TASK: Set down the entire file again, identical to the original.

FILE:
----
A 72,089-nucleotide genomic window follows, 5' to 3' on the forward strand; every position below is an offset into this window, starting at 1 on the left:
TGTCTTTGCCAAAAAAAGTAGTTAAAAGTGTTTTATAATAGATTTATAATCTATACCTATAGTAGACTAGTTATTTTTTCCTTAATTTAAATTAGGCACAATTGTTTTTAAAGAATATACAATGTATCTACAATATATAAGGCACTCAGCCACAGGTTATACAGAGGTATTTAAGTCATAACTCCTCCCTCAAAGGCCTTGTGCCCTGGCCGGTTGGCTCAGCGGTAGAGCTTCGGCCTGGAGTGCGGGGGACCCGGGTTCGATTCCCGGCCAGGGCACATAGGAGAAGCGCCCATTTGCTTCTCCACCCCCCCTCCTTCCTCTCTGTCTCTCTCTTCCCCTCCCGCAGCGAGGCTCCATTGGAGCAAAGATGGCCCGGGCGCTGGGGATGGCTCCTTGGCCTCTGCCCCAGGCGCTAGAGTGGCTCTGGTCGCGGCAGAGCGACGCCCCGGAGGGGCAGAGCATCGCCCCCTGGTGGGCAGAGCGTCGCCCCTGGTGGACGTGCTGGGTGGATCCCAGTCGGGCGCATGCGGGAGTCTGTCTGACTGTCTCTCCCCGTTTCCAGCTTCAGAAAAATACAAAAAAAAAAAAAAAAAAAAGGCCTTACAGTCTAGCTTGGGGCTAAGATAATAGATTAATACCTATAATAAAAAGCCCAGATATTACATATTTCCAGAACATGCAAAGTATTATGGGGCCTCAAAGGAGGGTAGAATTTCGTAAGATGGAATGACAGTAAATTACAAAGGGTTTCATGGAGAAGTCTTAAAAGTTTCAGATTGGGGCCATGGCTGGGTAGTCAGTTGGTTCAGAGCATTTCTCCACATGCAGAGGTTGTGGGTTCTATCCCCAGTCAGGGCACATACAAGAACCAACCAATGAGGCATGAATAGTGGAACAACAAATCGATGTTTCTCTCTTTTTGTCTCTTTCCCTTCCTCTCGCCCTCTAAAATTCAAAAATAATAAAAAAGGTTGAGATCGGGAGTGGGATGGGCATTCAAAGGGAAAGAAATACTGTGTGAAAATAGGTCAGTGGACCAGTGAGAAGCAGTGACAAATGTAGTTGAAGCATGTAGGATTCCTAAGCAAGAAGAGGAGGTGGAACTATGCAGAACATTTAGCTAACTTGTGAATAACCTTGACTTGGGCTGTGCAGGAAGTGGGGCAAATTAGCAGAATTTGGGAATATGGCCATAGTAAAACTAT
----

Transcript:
A 72,089-nucleotide genomic window follows, 5' to 3' on the forward strand; every position below is an offset into this window, starting at 1 on the left:
TGTCTTTGCCAAAAAAAGTAGTTAAAAGTGTTTTATAATAGATTTATAATCTATACCTATAGTAGACTAGTTATTTTTTCCTTAATTTAAATTAGGCACAATTGTTTTTAAAGAATATACAATGTATCTACAATATATAAGGCACTCAGCCACAGGTTATACAGAGGTATTTAAGTCATAACTCCTCCCTCAAAGGCCTTGTGCCCTGGCCGGTTGGCTCAGCGGTAGAGCTTCGGCCTGGAGTGCGGGGGACCCGGGTTCGATTCCCGGCCAGGGCACATAGGAGAAGCGCCCATTTGCTTCTCCACCCCCCCTCCTTCCTCTCTGTCTCTCTCTTCCCCTCCCGCAGCGAGGCTCCATTGGAGCAAAGATGGCCCGGGCGCTGGGGATGGCTCCTTGGCCTCTGCCCCAGGCGCTAGAGTGGCTCTGGTCGCGGCAGAGCGACGCCCCGGAGGGGCAGAGCATCGCCCCCTGGTGGGCAGAGCGTCGCCCCTGGTGGACGTGCTGGGTGGATCCCAGTCGGGCGCATGCGGGAGTCTGTCTGACTGTCTCTCCCCGTTTCCAGCTTCAGAAAAATACAAAAAAAAAAAAAAAAAAAAGGCCTTACAGTCTAGCTTGGGGCTAAGATAATAGATTAATACCTATAATAAAAAGCCCAGATATTACATATTTCCAGAACATGCAAAGTATTATGGGGCCTCAAAGGAGGGTAGAATTTCGTAAGATGGAATGACAGTAAATTACAAAGGGTTTCATGGAGAAGTCTTAAAAGTTTCAGATTGGGGCCATGGCTGGGTAGTCAGTTGGTTCAGAGCATTTCTCCACATGCAGAGGTTGTGGGTTCTATCCCCAGTCAGGGCACATACAAGAACCAACCAATGAGGCATGAATAGTGGAACAACAAATCGATGTTTCTCTCTTTTTGTCTCTTTCCCTTCCTCTCGCCCTCTAAAATTCAAAAATAATAAAAAAGGTTGAGATCGGGAGTGGGATGGGCATTCAAAGGGAAAGAAATACTGTGTGAAAATAGGTCAGTGGACCAGTGAGAAGCAGTGACAAATGTAGTTGAAGCATGTAGGATTCCTAAGCAAGAAGAGGAGGTGGAACTATGCAGAACATTTAGCTAACTTGTGAATAACCTTGACTTGGGCTGTGCAGGAAGTGGGGCAAATTAGCAGAATTTGGGAATATGGCCATAGTAAAACTAT